How rising conflict is contributing to the worst hunger crisis in decades
Samera* (7 months) is receiving treatment for severe acute malnutrition at a Save the Children mobile clinic in Afghanistan. Sacha Myers / Save the Children.
The combination of conflict, economic instability and climate shocks have created the worst global food crisis in decades.
Hunger not only devours children’s dreams, it threatens their survival. Without enough food or the right nutrition, children can’t learn, play, or grow. They should be exploring with their friends or expanding their minds in class. Instead, too many are worrying about where their next meal will come from.
Escalating conflict, war and violence across the globe are key contributing factors to this crisis.
How does conflict cause hunger?
Damaged infrastructure, livelihoods and displacement leave millions facing food shortages in conflict, while in some of the worst cases, starvation is used as a method of warfare.
The recent escalation in hostilities witnessed in the occupied Palestinian territory (oPt) and Israel will push more families into food insecurity and put children’s health and wellbeing at severe risk. The latest data shows 1 in 3 people across occupied Palestine territory are facing severe levels of food insecurity. The conflict will likely worsen the hunger situation for many families and children across the region.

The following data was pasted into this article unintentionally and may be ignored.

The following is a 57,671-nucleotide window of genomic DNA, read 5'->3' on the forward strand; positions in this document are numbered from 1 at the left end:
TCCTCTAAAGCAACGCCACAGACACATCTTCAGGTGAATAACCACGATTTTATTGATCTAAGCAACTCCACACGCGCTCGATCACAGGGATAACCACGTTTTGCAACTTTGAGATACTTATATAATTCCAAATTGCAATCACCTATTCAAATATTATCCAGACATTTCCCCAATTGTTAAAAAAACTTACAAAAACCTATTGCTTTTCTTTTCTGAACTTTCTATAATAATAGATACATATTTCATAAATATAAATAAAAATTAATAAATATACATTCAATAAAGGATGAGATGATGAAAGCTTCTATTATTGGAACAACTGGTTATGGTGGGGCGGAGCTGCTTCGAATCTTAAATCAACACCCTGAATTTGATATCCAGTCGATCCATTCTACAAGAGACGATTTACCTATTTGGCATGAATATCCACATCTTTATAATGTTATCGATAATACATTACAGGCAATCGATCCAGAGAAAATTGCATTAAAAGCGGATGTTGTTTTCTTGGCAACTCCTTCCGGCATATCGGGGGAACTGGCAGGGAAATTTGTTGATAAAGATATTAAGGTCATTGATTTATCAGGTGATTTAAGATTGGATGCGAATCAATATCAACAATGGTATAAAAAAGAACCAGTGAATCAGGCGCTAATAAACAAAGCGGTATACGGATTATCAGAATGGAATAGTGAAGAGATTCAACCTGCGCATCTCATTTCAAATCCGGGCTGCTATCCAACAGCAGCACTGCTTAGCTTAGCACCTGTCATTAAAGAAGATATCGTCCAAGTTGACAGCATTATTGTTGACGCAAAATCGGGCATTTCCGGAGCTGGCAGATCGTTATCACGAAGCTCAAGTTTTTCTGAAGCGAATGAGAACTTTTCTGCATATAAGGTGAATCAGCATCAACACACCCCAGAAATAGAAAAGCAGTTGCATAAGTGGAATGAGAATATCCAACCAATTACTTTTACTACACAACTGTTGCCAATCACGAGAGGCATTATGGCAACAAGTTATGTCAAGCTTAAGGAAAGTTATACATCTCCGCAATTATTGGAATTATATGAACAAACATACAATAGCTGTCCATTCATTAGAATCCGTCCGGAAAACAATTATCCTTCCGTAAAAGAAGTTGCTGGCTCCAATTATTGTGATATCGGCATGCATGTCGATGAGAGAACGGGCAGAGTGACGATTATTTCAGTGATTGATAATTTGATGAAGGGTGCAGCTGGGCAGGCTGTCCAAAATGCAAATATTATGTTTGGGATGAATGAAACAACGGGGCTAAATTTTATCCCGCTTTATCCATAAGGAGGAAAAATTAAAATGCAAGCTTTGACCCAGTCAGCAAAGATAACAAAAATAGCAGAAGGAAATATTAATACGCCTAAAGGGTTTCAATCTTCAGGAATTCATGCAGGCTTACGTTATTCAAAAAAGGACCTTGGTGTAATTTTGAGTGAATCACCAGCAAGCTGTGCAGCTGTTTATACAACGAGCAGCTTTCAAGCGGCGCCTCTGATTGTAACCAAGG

Many children are surviving bombs and bullets, only to face the threat of hunger.
What are we doing?
Conflicts are often complex, but feeding children isn’t.
Save the Children works in 116 countries. This means that with the help of local partners, we can deliver lifesaving nutrition programming and long-term livelihood support on a truly global scale. We have the knowledge, network and staff to stop hunger in its tracks, but you have the power to make it happen.
Donate to our Children’s Emergency Fund to help tackle the root causes of hunger and deliver lifesaving interventions to children across the world.
Jok*, 12, and his best friend Kuol*, 10, walking through their village in Akobo West, South Sudan. Esther Mbabazi / Save the Children.
We have four key steps when it comes to addressing food security:
Step 1: Save the Children completes a food security analysis to forecast food availability and predict the impact of climate, economic or conflict shocks like El Niño or the conflict in Ukraine.
Step 2: Anticipatory Action means we work with local communities to identify risks and then mitigate them. This reduces the impact, reduces the cost and most importantly, saves lives.
Step 3: When hunger strikes, we are there to screen children for malnutrition, treat them with therapeutic nut pastes, provide medicines and medical care when cases have become complex, complete follow-up assessments for six months, give families food kits and provide families with cash so they can access food and other essential items.
Step 4: Then we go beyond food. We believe in long-term, sustainable solutions to food insecurity. To do this we combine local knowledge of pastoralism, agriculture and the local economy, with our expertise in health, nutrition, forecasting and anticipatory action to provide sustainable solutions to food security and hunger.
All the time: We are working with local communities, international, national and local organisations and governments to stamp out inequality and food insecurity through our policy and advocacy work.